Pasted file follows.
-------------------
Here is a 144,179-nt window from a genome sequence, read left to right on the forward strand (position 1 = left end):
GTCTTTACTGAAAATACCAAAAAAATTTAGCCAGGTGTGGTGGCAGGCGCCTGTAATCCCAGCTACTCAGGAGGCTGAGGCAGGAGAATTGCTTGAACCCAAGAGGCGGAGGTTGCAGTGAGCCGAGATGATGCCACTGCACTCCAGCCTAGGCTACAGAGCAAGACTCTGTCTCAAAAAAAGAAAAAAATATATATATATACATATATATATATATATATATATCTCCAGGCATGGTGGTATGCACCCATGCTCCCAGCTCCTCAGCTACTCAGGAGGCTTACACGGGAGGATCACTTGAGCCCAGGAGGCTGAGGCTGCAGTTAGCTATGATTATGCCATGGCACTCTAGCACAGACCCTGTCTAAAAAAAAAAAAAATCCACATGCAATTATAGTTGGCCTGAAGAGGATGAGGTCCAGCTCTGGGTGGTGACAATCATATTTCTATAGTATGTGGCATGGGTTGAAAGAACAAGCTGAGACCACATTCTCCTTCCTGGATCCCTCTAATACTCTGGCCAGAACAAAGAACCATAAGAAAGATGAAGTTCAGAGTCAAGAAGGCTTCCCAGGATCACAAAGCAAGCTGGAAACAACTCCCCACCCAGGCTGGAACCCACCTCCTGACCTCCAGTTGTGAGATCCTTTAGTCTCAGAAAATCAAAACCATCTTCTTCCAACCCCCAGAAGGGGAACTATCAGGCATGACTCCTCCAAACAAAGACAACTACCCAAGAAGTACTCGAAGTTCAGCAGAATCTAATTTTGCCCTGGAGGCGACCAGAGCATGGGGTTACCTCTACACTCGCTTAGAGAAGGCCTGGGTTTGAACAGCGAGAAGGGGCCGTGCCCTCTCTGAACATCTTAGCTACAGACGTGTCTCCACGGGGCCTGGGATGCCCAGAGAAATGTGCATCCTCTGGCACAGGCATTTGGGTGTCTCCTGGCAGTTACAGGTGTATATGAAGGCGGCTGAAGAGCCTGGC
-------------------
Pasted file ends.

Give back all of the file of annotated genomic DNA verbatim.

Here is a 144,179-nt window from a genome sequence, read left to right on the forward strand (position 1 = left end):
GTCTTTACTGAAAATACCAAAAAAATTTAGCCAGGTGTGGTGGCAGGCGCCTGTAATCCCAGCTACTCAGGAGGCTGAGGCAGGAGAATTGCTTGAACCCAAGAGGCGGAGGTTGCAGTGAGCCGAGATGATGCCACTGCACTCCAGCCTAGGCTACAGAGCAAGACTCTGTCTCAAAAAAAGAAAAAAATATATATATATACATATATATATATATATATATATCTCCAGGCATGGTGGTATGCACCCATGCTCCCAGCTCCTCAGCTACTCAGGAGGCTTACACGGGAGGATCACTTGAGCCCAGGAGGCTGAGGCTGCAGTTAGCTATGATTATGCCATGGCACTCTAGCACAGACCCTGTCTAAAAAAAAAAAAAATCCACATGCAATTATAGTTGGCCTGAAGAGGATGAGGTCCAGCTCTGGGTGGTGACAATCATATTTCTATAGTATGTGGCATGGGTTGAAAGAACAAGCTGAGACCACATTCTCCTTCCTGGATCCCTCTAATACTCTGGCCAGAACAAAGAACCATAAGAAAGATGAAGTTCAGAGTCAAGAAGGCTTCCCAGGATCACAAAGCAAGCTGGAAACAACTCCCCACCCAGGCTGGAACCCACCTCCTGACCTCCAGTTGTGAGATCCTTTAGTCTCAGAAAATCAAAACCATCTTCTTCCAACCCCCAGAAGGGGAACTATCAGGCATGACTCCTCCAAACAAAGACAACTACCCAAGAAGTACTCGAAGTTCAGCAGAATCTAATTTTGCCCTGGAGGCGACCAGAGCATGGGGTTACCTCTACACTCGCTTAGAGAAGGCCTGGGTTTGAACAGCGAGAAGGGGCCGTGCCCTCTCTGAACATCTTAGCTACAGACGTGTCTCCACGGGGCCTGGGATGCCCAGAGAAATGTGCATCCTCTGGCACAGGCATTTGGGTGTCTCCTGGCAGTTACAGGTGTATATGAAGGCGGCTGAAGAGCCTGGC